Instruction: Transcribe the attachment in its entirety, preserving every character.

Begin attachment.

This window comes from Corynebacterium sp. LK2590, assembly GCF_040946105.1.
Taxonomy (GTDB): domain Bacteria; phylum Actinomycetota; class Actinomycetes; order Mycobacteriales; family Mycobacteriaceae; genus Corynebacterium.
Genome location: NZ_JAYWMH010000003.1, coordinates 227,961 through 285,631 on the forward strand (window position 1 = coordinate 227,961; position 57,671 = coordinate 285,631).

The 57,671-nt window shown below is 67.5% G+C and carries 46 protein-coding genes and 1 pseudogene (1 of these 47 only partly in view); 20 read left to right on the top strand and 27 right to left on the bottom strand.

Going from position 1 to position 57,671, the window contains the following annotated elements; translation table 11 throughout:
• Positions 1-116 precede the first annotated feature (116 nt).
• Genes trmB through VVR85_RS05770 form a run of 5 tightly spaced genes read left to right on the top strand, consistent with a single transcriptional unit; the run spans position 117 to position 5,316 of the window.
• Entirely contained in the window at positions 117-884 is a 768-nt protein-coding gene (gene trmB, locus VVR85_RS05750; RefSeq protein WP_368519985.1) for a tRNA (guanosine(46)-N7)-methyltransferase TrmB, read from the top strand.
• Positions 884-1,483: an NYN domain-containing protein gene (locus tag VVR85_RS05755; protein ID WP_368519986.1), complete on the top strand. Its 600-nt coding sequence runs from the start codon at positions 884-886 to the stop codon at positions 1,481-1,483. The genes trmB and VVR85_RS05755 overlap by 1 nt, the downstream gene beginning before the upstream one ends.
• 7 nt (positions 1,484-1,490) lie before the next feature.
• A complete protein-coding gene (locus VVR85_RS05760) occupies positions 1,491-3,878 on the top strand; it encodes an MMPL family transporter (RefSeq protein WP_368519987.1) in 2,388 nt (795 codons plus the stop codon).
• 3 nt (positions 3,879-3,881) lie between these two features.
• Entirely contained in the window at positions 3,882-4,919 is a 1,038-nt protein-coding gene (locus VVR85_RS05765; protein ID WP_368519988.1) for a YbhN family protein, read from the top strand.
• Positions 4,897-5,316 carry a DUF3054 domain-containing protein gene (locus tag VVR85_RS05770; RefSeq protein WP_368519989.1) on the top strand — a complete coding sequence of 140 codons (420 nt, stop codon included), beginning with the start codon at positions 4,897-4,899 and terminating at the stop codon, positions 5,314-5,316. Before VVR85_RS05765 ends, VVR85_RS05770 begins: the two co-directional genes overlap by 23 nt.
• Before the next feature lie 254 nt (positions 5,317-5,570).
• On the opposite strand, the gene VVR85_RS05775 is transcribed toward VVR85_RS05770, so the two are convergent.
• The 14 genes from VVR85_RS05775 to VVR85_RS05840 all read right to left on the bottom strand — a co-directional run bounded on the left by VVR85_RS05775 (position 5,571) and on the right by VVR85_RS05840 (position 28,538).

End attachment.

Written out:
This window comes from Corynebacterium sp. LK2590, assembly GCF_040946105.1.
Taxonomy (GTDB): domain Bacteria; phylum Actinomycetota; class Actinomycetes; order Mycobacteriales; family Mycobacteriaceae; genus Corynebacterium.
Genome location: NZ_JAYWMH010000003.1, coordinates 227,961 through 285,631 on the forward strand (window position 1 = coordinate 227,961; position 57,671 = coordinate 285,631).

The 57,671-nt window shown below is 67.5% G+C and carries 46 protein-coding genes and 1 pseudogene (1 of these 47 only partly in view); 20 read left to right on the top strand and 27 right to left on the bottom strand.

Going from position 1 to position 57,671, the window contains the following annotated elements; translation table 11 throughout:
• Positions 1-116 precede the first annotated feature (116 nt).
• Genes trmB through VVR85_RS05770 form a run of 5 tightly spaced genes read left to right on the top strand, consistent with a single transcriptional unit; the run spans position 117 to position 5,316 of the window.
• Entirely contained in the window at positions 117-884 is a 768-nt protein-coding gene (gene trmB, locus VVR85_RS05750; RefSeq protein WP_368519985.1) for a tRNA (guanosine(46)-N7)-methyltransferase TrmB, read from the top strand.
• Positions 884-1,483: an NYN domain-containing protein gene (locus tag VVR85_RS05755; protein ID WP_368519986.1), complete on the top strand. Its 600-nt coding sequence runs from the start codon at positions 884-886 to the stop codon at positions 1,481-1,483. The genes trmB and VVR85_RS05755 overlap by 1 nt, the downstream gene beginning before the upstream one ends.
• 7 nt (positions 1,484-1,490) lie before the next feature.
• A complete protein-coding gene (locus VVR85_RS05760) occupies positions 1,491-3,878 on the top strand; it encodes an MMPL family transporter (RefSeq protein WP_368519987.1) in 2,388 nt (795 codons plus the stop codon).
• 3 nt (positions 3,879-3,881) lie between these two features.
• Entirely contained in the window at positions 3,882-4,919 is a 1,038-nt protein-coding gene (locus VVR85_RS05765; protein ID WP_368519988.1) for a YbhN family protein, read from the top strand.
• Positions 4,897-5,316 carry a DUF3054 domain-containing protein gene (locus tag VVR85_RS05770; RefSeq protein WP_368519989.1) on the top strand — a complete coding sequence of 140 codons (420 nt, stop codon included), beginning with the start codon at positions 4,897-4,899 and terminating at the stop codon, positions 5,314-5,316. Before VVR85_RS05765 ends, VVR85_RS05770 begins: the two co-directional genes overlap by 23 nt.
• Before the next feature lie 254 nt (positions 5,317-5,570).
• On the opposite strand, the gene VVR85_RS05775 is transcribed toward VVR85_RS05770, so the two are convergent.
• The 14 genes from VVR85_RS05775 to VVR85_RS05840 all read right to left on the bottom strand — a co-directional run bounded on the left by VVR85_RS05775 (position 5,571) and on the right by VVR85_RS05840 (position 28,538).